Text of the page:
100 Million-Year-Old Marine Reptile Skeleton Discovered – May ‘Unlock’ Prehistoric Research

The skeleton of a giant 100-million-year-old marine reptile has been found in Australia, raising hopes for researchers to uncover important evidence of prehistoric life.

The remains of the 6m-tall young long-necked pleiosaur, also known as an elamsaurus, were found by amateur fossil hunters on a cattle station in Queensland last August.

The elasmosaurs, which were 8 to 10 meters long, lived in the Eromaga Sea, which covered large parts of the Australian inland with 50-meter-deep water about 150 million years ago.

Espen Knutsen, senior curator of palaeontology at the Queensland Museum, likened the discovery to that of the Rosetta Stone – it helped experts decipher the hieroglyphs.

“We have never found a body and a head, and this may be key to the future of research in the field,” he said, adding that paleontologists may gain more substantial knowledge about the origin, evolution and ecology of the Cretaceous period in the region.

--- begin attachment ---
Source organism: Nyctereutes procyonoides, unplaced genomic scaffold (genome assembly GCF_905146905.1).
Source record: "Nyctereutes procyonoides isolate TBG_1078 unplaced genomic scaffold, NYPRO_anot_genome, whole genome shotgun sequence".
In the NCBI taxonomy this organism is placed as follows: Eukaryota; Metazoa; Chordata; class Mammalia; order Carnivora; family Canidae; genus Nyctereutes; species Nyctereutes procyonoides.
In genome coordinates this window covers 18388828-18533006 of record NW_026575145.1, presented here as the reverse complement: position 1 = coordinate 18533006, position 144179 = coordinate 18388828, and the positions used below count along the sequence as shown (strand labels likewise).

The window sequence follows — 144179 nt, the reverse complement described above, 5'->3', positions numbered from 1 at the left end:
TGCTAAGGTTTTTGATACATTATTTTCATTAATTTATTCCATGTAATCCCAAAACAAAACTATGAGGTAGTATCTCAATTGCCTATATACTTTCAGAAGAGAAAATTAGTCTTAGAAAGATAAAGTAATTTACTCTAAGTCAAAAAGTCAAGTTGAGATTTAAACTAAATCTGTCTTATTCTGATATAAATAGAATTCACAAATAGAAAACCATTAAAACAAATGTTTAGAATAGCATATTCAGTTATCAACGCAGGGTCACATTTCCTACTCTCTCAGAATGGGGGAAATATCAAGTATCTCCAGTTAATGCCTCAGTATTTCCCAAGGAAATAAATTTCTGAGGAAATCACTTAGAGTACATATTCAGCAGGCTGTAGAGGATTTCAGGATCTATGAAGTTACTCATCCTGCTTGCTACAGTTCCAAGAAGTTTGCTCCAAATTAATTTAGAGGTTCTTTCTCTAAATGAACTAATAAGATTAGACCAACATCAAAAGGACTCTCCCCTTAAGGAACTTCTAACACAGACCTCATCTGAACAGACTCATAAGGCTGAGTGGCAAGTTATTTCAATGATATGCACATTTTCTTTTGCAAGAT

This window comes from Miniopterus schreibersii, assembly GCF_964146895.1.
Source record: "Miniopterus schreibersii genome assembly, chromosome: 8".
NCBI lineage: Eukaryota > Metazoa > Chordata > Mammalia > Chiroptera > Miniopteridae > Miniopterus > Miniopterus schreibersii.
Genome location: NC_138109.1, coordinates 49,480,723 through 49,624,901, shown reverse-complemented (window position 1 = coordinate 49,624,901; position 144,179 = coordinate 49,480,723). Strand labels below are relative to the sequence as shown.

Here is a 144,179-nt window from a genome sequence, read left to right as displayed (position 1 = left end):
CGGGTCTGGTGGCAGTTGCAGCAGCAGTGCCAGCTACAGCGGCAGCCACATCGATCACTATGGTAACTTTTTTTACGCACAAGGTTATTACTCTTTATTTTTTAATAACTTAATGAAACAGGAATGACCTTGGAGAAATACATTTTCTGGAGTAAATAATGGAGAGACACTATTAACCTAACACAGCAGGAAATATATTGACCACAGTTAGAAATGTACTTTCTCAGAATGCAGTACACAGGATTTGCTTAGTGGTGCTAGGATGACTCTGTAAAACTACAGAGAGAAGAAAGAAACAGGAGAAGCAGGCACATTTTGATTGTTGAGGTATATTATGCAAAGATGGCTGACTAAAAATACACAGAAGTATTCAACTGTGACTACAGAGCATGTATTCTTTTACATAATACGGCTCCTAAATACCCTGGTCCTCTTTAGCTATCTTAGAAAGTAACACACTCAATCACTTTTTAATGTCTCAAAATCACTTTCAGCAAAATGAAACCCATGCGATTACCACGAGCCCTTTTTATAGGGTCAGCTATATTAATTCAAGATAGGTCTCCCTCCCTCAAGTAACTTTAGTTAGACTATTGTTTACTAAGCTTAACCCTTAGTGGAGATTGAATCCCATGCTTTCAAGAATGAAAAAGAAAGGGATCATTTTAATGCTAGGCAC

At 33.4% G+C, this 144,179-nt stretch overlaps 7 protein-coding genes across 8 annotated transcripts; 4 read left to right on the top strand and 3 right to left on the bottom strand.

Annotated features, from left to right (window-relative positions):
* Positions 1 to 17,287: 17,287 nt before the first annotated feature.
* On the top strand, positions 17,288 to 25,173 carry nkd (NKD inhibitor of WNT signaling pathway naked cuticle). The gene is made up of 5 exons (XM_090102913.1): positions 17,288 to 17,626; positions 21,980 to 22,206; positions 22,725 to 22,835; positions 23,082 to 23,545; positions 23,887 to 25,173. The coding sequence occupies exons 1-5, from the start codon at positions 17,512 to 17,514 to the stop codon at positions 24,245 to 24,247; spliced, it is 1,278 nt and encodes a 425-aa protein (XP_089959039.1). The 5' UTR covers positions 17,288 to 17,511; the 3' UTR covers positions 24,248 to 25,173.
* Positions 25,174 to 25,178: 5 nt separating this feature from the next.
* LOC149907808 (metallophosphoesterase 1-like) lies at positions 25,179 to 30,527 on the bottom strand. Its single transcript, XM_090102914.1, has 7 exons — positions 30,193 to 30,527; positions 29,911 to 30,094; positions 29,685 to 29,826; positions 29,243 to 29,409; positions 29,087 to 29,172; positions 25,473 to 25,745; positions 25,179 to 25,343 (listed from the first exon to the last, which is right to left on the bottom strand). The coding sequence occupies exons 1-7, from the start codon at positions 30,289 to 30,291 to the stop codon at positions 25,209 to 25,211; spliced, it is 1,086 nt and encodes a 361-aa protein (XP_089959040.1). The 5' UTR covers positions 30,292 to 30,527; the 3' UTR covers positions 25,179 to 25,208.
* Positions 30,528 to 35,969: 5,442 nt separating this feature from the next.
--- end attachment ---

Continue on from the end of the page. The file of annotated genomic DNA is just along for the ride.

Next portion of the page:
“Because the neck of pleiosaurs made up 2/3 of them, the head often separated from the body after they died, which made the discovery of an intact fossil very difficult.”

Knutsen explained that when an elasmosaurus died, its decomposing body was inflated with gases that caused it to rise to the surface of the water. Often the head was broken off when the carcᴀss fell prey to predators.

The specimen found is in good condition, however, and researchers will perform chemical tests on the teeth, which may provide information about the ecology of the environment it lived in, whether it had migrated during its lifetime, or whether it lived permanently in one place , but also for his diet.

Ancient marine reptiles such as pleiosaurs and ichthyosaurs are not classified as dinosaurs, even though they lived around the same time. Plesiosaurs were descendants of land-dwelling species and therefore lacked gills and had to occasionally surface for air. It remains unknown how long they could remain underwater.